Children’s primary mode of independent transportation is walking. Children can walk to go to school, the park, or a friend’s house. Ensuring children are safe as pedestrians, requires special attention due to their physical size and cognitive development. Important factors in keeping child pedestrians safe are; teaching children how to safely cross the street, adult supervision, city infrastructure including sidewalks and crosswalks, as well as driver awareness.

Child Pedestrians

Crossing a street presents many dangers to child pedestrians. Young children are not capable of understanding these dangers and do not develop the skills necessary for crossing a street safely until they are at least nine years of age. Children between the ages of 5 and 19 have the highest incidence rate of pedestrian-related injury compared to all other ages in Saskatchewan.

Factors that affect a child’s ability to safely cross the street include vision, hearing, physical height, mental development, and perception.

Examples of these factors are:
  • A child’s peripheral vision is still developing; they have about two-thirds of the peripheral vision of an adult.
  • Children are unable to detect the location or direction of a sound.
  • Children have difficulty determining the speed of an oncoming vehicle.
  • Children often think that if they can see a driver the driver can see them. Due to a child’s small size however, they are not easily seen by drivers and can be hidden easily by hedges or vehicles.

Walking School Bus

A Walking School Bus is a group of children (passengers) and adults (drivers) who walk to and from school along a designated and safe route. The “bus” picks up students in the morning and drops them off, in the reverse order, in the afternoon.

The program can be developed to fit the needs of the participants; as informal as two families taking turns walking their children to school or as formal as a route with designated stops, a timetable, and a regularly rotated schedule of parents and volunteers. The “bus” can run as seldom or as often as the parents want to “drive” it and as the children want to “ride it”.

Benefits of a Walking School Bus

Exercise and Health Benefits

An increase in the amount of physical activity for children during the day that is convenient and improves health. Increased physical activity decreases the risk of obesity, osteoporosis, depression and diabetes and builds a positive self-image.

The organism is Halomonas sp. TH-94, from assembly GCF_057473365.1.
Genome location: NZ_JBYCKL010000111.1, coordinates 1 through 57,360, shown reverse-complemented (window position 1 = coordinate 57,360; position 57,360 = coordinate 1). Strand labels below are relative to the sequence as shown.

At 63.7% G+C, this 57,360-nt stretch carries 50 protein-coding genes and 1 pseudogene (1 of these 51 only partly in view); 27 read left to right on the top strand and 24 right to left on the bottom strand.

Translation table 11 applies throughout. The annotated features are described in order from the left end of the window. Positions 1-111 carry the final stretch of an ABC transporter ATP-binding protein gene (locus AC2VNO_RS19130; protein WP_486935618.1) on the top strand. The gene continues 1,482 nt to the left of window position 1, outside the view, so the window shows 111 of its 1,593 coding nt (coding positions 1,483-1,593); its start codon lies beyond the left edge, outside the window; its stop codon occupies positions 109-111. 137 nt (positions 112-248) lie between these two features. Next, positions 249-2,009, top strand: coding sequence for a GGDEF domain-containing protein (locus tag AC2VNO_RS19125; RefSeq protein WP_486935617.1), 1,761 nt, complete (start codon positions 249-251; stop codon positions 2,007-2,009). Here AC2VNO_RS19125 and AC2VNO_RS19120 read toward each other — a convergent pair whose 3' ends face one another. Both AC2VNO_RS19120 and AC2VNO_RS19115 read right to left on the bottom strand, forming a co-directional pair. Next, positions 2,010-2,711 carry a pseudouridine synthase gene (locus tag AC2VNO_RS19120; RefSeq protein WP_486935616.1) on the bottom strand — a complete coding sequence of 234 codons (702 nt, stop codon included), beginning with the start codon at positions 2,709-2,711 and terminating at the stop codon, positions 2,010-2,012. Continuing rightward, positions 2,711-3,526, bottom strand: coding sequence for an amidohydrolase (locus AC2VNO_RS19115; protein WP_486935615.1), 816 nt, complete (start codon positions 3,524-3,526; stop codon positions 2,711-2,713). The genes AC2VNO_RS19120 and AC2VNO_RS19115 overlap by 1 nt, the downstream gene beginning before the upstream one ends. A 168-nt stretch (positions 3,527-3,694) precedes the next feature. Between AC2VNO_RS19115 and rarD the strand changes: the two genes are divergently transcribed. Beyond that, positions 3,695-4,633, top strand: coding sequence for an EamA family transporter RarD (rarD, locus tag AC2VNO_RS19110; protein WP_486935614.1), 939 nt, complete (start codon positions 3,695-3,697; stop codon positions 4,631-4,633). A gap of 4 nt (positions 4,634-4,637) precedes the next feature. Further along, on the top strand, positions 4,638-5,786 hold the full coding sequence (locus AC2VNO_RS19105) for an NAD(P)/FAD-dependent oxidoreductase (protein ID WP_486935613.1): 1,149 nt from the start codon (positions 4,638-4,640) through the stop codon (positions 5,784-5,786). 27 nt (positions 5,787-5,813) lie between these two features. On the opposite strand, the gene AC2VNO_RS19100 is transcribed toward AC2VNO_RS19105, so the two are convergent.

Safety

Children will be part of a large, visible and supervised group when walking to school. Walking decreases the amount of traffic around school, minimizing the risk of pedestrian or traffic related injuries.

Road Sense

Children begin to learn safe pedestrian skills and are better equipped to deal with traffic when alone.

Socializing

Children have the chance to talk and make new friends. Working together fosters a sense of community and self-confidence for both adults and children.

Environmental

Walking to school reduces the amount of traffic around schools, decreases overdependence on vehicles, reduces air pollution and improves air quality.

Easy Breathing

The fresh air and exercise will “wake children up” in the morning and help them focus on schoolwork, improving concentration and learning.

Building Sense of Community

Parents and volunteers have a chance to socialize with other parents in their neighbourhood, increasing community awareness and involvement.

Economic

Walking to school decreases costs associated with vehicle use.

Links

For more information on pedestrian safety, please visit the links below.

Parachute
Videos
  • Tribal School Zone Safety – Pedestrian Safety: A New Tradition (2010)

    A video highlighting pedestrian safety in rural and reserve communities.

Statistics

  • In 2008 in Saskatchewan, 120 child pedestrians were injured or killed. (Saskatchewan Government Insurance, 2008)
  • Thirty percent of all pedestrians, injured or killed in 2008 in Saskatchewan, were under the age of 15. (Saskatchewan Government Insurance, 2008)
References
  • Saskatchewan Government Insurance. 2008 Saskatchewan Traffic Accident Facts. (2010). Retrieved from www.sgi.sk.ca

Resources